Wisconsin officials reinstated the voter photo ID law for the November election on Sept. 12, only to have the Supreme Court block the enforcement on Oct. 9. Katie Cronmiller, the vice president of the Student Government Association, was conscious of the precautions students would be required to take if the photo ID law was carried out.
“As long as students are proactive and register ahead of time, they should have no problems on the day of the election,” Cronmiller said.
Many people in Wisconsin do not possess a government-issued photo ID, or the birth certificate necessary to obtain one. According to the Center for Media and Democracy’s PR Watch, about 300,000 Wisconsin voters do not possess a proper ID.
If the voter photo ID law had gone through, approximately 9 percent of Wisconsin voters would be incapable of casting a vote.
Luckily for students who have been unable to locate their birth certificate, the law will not be active for this year’s general election because there was not enough time to implement it.
“We are doing our best to make sure students are registered, educated and able to vote come Nov. 4,” Cronmiller said.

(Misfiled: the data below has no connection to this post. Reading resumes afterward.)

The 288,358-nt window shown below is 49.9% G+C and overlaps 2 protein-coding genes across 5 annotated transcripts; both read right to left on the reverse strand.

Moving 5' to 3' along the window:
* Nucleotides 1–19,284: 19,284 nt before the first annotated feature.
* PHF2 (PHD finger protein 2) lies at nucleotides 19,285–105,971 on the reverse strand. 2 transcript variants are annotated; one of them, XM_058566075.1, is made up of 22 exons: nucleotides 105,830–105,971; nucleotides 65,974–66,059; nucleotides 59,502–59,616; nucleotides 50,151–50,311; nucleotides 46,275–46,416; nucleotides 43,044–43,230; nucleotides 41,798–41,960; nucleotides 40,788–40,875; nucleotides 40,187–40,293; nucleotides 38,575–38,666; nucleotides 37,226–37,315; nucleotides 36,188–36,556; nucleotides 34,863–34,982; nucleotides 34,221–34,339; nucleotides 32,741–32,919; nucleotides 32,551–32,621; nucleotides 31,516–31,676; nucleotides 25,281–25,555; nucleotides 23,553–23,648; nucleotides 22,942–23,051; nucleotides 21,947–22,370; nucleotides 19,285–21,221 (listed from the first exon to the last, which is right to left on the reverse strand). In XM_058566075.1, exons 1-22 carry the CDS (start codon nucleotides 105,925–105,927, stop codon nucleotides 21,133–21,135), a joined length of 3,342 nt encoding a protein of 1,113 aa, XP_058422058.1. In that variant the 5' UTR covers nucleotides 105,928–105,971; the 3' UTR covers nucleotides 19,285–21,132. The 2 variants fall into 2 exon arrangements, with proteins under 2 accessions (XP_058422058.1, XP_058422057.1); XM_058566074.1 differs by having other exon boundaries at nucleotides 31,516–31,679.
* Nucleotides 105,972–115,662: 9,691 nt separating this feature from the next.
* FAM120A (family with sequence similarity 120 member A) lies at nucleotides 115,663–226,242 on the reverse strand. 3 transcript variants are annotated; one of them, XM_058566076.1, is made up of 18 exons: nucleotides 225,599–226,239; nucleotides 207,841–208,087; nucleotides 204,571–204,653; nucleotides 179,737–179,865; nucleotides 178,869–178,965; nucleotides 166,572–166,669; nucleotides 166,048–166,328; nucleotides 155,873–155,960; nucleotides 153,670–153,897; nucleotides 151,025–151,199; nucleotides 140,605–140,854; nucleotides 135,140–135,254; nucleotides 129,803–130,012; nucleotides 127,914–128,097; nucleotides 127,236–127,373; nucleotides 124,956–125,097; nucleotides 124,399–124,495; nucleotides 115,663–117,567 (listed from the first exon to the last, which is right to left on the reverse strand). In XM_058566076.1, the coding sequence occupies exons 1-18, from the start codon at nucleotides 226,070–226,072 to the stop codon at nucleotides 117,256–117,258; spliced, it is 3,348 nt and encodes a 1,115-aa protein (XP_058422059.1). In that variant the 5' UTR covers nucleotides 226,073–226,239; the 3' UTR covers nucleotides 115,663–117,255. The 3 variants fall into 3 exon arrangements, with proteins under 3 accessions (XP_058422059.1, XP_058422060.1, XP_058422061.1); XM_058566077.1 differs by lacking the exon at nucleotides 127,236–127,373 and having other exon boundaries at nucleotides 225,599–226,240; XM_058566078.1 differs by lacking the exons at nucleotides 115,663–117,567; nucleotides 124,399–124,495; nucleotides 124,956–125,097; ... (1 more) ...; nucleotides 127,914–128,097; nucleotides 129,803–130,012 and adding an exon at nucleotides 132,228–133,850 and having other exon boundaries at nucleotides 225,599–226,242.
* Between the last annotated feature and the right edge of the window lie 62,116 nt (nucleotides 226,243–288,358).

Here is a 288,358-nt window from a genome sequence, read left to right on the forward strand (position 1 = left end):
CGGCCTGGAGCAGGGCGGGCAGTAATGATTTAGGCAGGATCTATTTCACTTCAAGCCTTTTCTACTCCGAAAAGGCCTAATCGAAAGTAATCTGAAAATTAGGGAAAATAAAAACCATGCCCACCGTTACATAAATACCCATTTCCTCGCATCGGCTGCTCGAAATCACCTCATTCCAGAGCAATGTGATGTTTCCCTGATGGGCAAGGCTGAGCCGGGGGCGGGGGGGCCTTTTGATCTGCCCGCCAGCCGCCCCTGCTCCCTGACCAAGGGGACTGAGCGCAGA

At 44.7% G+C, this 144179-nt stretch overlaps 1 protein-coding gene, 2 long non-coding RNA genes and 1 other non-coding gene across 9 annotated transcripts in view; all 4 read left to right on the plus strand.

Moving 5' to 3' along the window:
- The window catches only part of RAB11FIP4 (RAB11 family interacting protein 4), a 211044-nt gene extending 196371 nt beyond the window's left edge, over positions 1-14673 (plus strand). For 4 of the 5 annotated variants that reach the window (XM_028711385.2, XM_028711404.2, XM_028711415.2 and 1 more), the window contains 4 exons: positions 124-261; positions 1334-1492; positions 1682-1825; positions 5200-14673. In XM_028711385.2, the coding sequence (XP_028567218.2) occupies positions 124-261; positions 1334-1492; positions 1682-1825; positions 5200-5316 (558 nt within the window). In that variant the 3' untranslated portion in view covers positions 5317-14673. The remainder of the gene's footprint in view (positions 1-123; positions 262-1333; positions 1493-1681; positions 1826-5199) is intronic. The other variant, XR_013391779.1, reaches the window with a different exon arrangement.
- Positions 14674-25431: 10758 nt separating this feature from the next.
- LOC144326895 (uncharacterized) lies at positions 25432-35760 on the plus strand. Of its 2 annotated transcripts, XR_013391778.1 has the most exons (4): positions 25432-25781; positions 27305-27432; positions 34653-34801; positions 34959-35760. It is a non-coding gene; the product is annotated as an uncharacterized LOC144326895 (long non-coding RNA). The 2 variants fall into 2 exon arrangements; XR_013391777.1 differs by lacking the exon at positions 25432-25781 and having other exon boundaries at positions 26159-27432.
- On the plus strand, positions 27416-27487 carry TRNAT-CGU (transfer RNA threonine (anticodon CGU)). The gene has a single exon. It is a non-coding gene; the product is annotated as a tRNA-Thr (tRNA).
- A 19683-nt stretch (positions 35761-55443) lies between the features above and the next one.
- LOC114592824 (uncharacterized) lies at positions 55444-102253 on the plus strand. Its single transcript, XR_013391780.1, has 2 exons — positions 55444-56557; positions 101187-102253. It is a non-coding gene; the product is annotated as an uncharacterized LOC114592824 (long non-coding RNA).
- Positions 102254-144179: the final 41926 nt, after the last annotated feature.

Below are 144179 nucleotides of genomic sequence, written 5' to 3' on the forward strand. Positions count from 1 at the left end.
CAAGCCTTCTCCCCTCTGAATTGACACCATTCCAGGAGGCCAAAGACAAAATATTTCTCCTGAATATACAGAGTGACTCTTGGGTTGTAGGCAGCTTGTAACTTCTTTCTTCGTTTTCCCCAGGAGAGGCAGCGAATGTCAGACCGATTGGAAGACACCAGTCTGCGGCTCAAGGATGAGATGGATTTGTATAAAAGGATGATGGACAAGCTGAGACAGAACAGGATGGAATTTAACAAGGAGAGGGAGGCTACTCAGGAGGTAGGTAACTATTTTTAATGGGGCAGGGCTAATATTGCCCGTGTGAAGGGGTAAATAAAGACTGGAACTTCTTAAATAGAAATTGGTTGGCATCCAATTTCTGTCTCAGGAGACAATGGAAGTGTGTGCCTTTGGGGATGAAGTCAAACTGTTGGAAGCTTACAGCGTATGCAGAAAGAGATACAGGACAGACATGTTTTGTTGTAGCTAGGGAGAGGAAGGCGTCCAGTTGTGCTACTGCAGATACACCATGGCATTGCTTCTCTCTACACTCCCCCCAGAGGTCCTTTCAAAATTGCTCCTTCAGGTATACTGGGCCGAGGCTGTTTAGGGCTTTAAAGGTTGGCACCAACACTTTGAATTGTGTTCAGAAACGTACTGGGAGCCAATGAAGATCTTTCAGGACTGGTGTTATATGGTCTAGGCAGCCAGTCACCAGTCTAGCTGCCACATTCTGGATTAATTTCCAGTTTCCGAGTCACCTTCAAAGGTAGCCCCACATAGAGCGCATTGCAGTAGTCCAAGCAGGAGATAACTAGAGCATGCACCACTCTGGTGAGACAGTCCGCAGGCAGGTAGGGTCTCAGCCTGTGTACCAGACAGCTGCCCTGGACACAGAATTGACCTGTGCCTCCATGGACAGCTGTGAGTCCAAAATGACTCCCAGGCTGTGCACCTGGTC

SGA registered voters in the Dreyfus University Center until Oct. 15. Proof of address was the only thing needed at the time of voting. Cronmiller said this can be presented with a letter of enrollment, course schedule or a bill from the university with the student’s current address.
Proof of permanent residency may prove difficult for students who move around a lot. The requirement is 28 days of consecutive residency.
“I’m actually very glad the photo ID law didn’t go through. My grandma was born down south and never retained her birth certificate, so she wouldn’t be able to vote,” business major Shannon McGinnis said. “Just because she doesn’t have her driver’s license doesn’t mean anything. She’s an American, and she has every right to place her vote.”